Oleamide (cis-9-octadecenamide) is an endogenous primary amide of fatty acid that is produced in small amounts in animal brains. It is known to induce sleep and to lower temperature by destroying the lipid plasma membrane structure of cells, thereby disclosing gap junction channels. To develop a new biological production method for oleamide, a screening program was conducted to isolate a microorganism producing oleamide. Among 1,500 soil microorganisms tested, KK90378 exhibited a potent positive reaction with Dragendorff's reagent, used to detect the primary amide of oleamide. KK90378 was identified as a Streptomyces species based on cultural and morphological characteristics, the presence of diaminopimelic acid in the cell wall, and the sugar patterns for the whole-cell extract. Streptomyces sp. KK90378 produced oleamide 3 days after culture at 28°C, pH 7.2. A series of purification steps, including hexane extraction, silica gel column, and preparative thin layer chromatographies, were performed for the purification of oleamide. A spectrophotometric analysis using 1H, 13C-NMR, and GC-MS confirmed that the chemical structure of the purified oleamide was identical to that of authentic oleamide.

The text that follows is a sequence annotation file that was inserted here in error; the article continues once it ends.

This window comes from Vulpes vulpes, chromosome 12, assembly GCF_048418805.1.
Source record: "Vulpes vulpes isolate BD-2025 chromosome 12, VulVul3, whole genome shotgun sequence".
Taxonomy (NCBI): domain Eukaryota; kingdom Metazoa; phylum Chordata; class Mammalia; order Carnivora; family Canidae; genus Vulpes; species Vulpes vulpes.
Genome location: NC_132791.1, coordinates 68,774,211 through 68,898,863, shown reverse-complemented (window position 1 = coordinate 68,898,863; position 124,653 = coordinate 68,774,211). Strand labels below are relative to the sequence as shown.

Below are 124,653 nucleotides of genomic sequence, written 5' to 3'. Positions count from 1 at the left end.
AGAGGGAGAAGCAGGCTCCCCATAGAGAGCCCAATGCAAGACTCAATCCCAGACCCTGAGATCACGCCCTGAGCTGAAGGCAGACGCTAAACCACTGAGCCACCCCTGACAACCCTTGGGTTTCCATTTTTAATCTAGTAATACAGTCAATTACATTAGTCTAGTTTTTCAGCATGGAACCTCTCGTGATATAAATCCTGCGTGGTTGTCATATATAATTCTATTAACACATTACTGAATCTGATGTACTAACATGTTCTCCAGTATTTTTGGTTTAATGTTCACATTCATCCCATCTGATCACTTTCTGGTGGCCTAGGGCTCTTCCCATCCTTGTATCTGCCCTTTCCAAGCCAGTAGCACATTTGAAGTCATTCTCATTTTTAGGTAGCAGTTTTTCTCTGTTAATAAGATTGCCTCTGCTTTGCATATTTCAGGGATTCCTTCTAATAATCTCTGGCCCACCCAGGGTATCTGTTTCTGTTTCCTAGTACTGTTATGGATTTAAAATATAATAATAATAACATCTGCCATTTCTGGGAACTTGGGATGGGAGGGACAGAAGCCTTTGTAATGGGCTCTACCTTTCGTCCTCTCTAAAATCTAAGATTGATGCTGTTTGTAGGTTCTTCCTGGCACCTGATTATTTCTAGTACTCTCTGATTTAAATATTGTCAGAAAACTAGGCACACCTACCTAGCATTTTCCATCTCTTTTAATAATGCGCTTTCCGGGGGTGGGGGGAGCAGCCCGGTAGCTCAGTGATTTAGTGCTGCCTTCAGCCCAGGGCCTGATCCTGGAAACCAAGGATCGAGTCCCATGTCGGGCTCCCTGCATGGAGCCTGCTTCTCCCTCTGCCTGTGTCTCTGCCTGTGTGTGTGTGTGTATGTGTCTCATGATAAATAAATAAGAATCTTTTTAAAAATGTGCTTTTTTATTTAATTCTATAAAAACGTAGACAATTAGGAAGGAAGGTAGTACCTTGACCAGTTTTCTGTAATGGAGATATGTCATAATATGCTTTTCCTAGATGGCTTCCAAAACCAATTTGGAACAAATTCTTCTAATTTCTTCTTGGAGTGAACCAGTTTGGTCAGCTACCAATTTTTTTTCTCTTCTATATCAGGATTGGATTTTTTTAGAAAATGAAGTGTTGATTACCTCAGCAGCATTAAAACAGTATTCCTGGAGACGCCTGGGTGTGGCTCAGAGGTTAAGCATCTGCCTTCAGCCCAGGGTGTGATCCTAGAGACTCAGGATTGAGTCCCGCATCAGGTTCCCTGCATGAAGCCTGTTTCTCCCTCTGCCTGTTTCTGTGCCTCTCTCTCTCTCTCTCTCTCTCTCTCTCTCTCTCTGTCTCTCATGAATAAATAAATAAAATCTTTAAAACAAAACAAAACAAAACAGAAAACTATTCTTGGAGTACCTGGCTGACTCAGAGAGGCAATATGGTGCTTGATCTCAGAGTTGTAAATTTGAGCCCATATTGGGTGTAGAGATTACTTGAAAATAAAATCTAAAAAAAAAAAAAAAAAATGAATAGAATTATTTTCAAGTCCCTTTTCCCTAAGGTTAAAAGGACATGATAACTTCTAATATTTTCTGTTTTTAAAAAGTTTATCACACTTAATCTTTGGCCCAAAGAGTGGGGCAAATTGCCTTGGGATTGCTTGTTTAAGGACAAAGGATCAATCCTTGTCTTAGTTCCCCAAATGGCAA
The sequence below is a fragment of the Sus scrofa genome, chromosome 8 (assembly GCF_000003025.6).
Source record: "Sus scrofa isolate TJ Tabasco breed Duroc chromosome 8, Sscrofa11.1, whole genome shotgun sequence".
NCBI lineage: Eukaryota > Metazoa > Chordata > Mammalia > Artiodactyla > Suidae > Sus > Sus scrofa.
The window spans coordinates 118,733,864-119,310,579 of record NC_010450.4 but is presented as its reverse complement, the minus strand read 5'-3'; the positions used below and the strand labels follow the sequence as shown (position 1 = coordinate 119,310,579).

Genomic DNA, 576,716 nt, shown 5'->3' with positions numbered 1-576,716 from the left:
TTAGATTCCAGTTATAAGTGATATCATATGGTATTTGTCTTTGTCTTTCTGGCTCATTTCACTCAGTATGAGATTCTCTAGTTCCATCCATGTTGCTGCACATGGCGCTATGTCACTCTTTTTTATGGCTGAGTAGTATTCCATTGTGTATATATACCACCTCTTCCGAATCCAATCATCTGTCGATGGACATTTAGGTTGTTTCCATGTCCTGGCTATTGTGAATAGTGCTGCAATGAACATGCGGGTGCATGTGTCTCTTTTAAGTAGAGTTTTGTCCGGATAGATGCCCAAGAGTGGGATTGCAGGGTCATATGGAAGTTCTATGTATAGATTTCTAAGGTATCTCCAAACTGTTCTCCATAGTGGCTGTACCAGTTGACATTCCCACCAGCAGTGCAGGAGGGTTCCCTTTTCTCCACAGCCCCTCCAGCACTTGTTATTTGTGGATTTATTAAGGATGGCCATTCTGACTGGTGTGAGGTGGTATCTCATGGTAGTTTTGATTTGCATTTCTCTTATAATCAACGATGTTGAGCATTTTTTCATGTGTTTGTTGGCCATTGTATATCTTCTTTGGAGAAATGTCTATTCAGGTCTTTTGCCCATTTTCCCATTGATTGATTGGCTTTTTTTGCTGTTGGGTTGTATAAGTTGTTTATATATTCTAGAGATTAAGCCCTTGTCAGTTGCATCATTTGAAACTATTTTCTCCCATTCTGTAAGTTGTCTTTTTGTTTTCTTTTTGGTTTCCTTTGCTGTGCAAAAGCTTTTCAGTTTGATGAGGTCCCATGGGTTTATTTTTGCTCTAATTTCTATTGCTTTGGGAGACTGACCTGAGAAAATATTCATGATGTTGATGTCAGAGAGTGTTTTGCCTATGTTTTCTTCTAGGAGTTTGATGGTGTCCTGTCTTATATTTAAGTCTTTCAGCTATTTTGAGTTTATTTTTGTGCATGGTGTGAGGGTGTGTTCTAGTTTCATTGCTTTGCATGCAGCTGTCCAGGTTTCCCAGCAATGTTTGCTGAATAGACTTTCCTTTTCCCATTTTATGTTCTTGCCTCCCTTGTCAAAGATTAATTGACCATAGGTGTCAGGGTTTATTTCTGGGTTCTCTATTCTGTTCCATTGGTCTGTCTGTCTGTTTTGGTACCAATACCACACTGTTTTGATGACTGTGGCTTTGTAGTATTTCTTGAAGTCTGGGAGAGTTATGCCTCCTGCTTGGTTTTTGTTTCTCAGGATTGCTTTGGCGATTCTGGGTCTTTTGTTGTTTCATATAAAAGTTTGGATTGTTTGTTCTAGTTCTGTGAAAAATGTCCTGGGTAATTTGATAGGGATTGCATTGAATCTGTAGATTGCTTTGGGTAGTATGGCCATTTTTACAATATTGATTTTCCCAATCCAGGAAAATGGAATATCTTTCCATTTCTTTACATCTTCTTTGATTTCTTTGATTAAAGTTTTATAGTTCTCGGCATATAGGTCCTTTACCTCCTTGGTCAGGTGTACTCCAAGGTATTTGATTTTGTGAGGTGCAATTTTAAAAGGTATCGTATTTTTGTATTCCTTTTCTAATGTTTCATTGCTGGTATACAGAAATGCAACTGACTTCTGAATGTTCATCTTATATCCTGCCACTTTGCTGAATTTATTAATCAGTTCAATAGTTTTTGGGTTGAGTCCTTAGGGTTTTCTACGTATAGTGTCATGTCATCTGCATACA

|Number of pages||6|
|Journal||Journal of microbiology and biotechnology|
|Publication status||Published - 2001|
All Science Journal Classification (ASJC) codes
- Applied Microbiology and Biotechnology